Supreme Court affirms gerrymandering ruling
On Monday, the U.S. Supreme Court upheld a lower court’s ruling that found North Carolina’s legislative districts were racially gerrymandered in 2011.
Though the Court affirmed the ruling that the gerrymandering was racially motivated, it was critical of an NC federal district court's order that special elections be held in 2017 to fix the gerrymandered districts. Neither documents were signed by any of the justices, and no dissents were noted.
That same day, Common Cause N.C. held a public hearing on gerrymandering to support a bill that would create a nonpartisan redistricting commission in the NC legislative office building.
A bill to fix the gerrymandering issue was introduced with 39 bipartisan cosponsors from the NC House in February, but it has not been brought to the committee yet.
Common Cause NC, a nonprofit and nonpartisan organization, held a public hearing in the NC legislative office building in Raleigh to draw attention to the bill.
After the Supreme Court ruling, Bob Phillips, director of Common Cause, said in a statement that the bill would allow for fair, nonpartisan redistricting by creating an advisory commission independent of the party politics of the General Assembly.
“This common-sense reform would spare our state from prolonged court battles and instead give North Carolina citizens greater confidence in the integrity of our elections," he stated.
Mitch Kokai, a senior political analyst at the conservative John Locke Foundation, said his organization has supported the creation of an independent redistricting system for years.
“Just because lawmakers can draw election maps the way they have for decades doesn’t mean they should,” he said. “A fundamental principle of our representative government is popular sovereignty. People should choose their elected representatives, not the other way around.”
Jennifer Rudolph, a representative from Stronger NC, said elected officials’ refusal to vote on the bill stems from their worry about being reelected.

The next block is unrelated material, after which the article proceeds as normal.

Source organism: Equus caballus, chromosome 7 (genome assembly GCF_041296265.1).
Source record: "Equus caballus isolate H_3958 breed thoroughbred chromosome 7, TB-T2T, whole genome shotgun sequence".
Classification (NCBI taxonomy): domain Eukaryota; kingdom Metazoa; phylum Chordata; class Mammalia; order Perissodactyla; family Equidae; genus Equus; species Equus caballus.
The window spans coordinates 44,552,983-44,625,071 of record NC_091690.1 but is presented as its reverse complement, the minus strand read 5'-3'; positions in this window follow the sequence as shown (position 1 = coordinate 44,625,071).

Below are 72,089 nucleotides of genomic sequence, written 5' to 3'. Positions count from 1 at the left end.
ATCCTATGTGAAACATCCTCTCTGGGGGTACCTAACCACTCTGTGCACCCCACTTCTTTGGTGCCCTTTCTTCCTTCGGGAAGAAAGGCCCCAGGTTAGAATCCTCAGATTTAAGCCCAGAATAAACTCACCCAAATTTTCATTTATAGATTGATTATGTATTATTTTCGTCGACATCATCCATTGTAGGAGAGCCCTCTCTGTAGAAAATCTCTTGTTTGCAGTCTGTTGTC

“Fair maps create competitive campaigns. So if they’re worried about that, then we should be worried about democracy,” Rudolph said.
Peter Holfelder, from Cary, said at the hearing he hoped to offer an argument in support of the bill from his conservative point of view.
“Distributing districting power with an independent body by decentralizing power and providing additional checks and balances is a fundamentally conservative position,” he said. “There’s no real reason not to support these bills, but if you’re a conservative, you must support them.”
Sandy Bundgaard, from Greensboro, said she talked to a representative about gerrymandering and was not satisfied with their response.
“I asked one of our representatives early on about redistricting and was told that they were going to keep it as it is, because that’s the way it had been done before they got here,” she said. “That doesn’t sit well with me, that’s very childish. That’s playground language.”
Kokai said a problem with the current redistricting process is how the government leaders benefit directly from drawing favorable maps for their own party’s political goals.
“It’s a flawed process and North Carolina deserves better,” he said.
Common Cause NC is part of a separate lawsuit that will challenge the constitutionality of partisan gerrymandering, given that racial gerrymandering in the state has already been struck down by the federal courts.
“We have seen Republican legislative leaders respond to previous court rulings against their racial gerrymandering by then brazenly gerrymandering along partisan lines with similar effect — creating voting districts that continue to deprive North Carolinians of a voice in choosing their representatives,” the statement said. “We are hopeful that, like racial gerrymandering, the federal courts will ultimately ban partisan gerrymandering.”
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